Phoebe Wang is a poet and educator based in Toronto. Her debut collection of poetry, Admission Requirements, appeared with McClelland & Stewart in 2017 and was shortlisted for the Pat Lowther and Gerald Lambert Memorial Award and nominated for the Trillium Book Award. She is the author of two chapbooks and won the 2015 Prism International Poetry contest. She currently works at OCAD University as a Writing and Learning Consultant and co-edited The Unpublished City volume 2 anthology. Her work employs a lyric mode and is concerned with the interrelation of place, time and identity. She is most influenced by poets with an oppositional stance and seek to heal the rifts of colonization and trauma with language.
Yes, I read poetry in high school thanks to my dad’s small collection of poetry books. I remember Sylvia Plath’s “The Sculptor” because most of her work was impenetrable to me, but this one I had an a-ha moment, an “I get it!” moment. It was as though something that had been unlocked swung open cleanly, and I could hear not only the meaning of the poem, but also Plath’s thinking and razor-sharp decision making in how she set-up the poem.
I wrote my first poems when I was around 11 or 12, I think after reading Emily of New Moon by L.M Montgomery. In the book the character of Emily starts to write poems at the same age as me, after receiving “flashes” or inspiration from the world around her. So my earliest poems were nature poems as well. I was fortunate enough to attend to Canterbury High School, and I remember some of my classmates beginning to identify me as strong poet. Also I had my first publication in Descant at 19. In some ways, as a teenager you’re more honest with yourself than as a twenty-year-old, who needs more external validation. It wasn’t until I was accepted into Banff (and soon after, into the University of Toronto MA in Creative Writing program) at the age of twenty-eight that I permitted myself the title of poet.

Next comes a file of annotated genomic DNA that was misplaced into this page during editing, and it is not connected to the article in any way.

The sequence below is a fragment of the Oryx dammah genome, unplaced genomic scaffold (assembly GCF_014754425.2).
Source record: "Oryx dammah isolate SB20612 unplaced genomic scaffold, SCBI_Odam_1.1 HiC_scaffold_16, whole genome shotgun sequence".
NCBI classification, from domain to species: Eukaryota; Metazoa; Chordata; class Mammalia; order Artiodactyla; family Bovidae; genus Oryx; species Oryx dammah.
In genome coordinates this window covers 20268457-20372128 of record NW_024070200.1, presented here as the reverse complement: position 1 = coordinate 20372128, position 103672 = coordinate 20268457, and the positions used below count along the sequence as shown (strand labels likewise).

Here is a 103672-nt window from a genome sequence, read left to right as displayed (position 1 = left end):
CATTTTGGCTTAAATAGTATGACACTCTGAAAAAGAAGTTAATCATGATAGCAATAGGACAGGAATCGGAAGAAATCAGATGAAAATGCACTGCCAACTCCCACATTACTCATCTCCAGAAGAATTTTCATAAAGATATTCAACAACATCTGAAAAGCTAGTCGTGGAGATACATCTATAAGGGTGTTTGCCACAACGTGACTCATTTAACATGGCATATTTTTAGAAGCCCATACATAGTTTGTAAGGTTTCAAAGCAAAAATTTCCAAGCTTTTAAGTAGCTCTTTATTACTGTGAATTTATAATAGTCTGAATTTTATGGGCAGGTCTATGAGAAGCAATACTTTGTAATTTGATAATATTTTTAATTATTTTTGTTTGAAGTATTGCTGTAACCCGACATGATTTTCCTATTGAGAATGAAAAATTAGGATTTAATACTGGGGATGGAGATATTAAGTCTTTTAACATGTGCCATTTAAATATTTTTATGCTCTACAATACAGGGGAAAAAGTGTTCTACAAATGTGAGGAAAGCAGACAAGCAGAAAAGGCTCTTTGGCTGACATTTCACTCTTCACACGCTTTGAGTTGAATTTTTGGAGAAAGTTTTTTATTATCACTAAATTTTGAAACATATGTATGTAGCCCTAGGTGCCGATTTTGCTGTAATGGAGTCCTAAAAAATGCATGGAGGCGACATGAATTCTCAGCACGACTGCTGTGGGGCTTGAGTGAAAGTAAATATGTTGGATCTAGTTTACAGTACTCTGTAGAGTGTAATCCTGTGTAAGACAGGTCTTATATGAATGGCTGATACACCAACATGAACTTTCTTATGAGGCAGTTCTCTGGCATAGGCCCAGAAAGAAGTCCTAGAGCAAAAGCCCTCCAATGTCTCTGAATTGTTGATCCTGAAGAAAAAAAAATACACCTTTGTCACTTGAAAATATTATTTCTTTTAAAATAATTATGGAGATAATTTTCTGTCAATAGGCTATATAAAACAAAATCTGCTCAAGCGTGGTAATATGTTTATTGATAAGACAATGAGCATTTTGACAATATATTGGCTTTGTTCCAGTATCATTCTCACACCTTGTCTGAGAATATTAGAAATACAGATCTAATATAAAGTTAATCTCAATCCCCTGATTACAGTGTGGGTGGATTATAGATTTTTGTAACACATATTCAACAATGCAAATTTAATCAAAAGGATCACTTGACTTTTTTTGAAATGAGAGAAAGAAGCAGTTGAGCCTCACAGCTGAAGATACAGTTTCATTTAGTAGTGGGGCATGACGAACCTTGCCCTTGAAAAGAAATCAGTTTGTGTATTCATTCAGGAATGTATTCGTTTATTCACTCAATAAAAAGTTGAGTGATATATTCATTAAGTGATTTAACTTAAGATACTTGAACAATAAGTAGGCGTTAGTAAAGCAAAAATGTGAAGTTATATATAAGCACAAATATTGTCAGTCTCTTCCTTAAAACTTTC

A poet’s job is to reflect the world and also to reflect on it. She should always be aware of the historical circumstances that have produced the moment of her writing and identity, and yet also imagine trajectories. A poet’s job is to use language to lead the reader into emotional experiences that may change how they perceive their own world and historical moment.
A friend told me once that she finds more a blank piece of paper more terrifying than a form. So I thought about how a form comforts us by asking us questions about things we can answer. At the same time, the very first thing any form asks us, our names, is a question that leaves out so much. A form is not interested in stories, it only wants to process us, to file us away. So I thought about writing a poem about an application process that in fact, does want to know your stories and wants to admit that our names already mark us within cultural understandings, stereotype and social hierarchies. [“Application Form”] is not like any other poem in my book in that it’s much more unrelenting. The reader isn’t let off the hook.
Poems with simple diction and rhythm, but that incorporate many shifts in tone, work best for my voice (especially older poems, like those by Edna St. Vincent Millay or Anne Bradstreet for their clarity and tension). I’m soft-spoken, with a tendency to slur my consonants, so I’d pick a poem with a forceful message or story, like M. NourbeSe Philip’s “Salmon Courage,” for its grounding in the natural world. It contains repetition, questions, and has all the drama necessary for the kind of reading that would shake the audience from a stupor.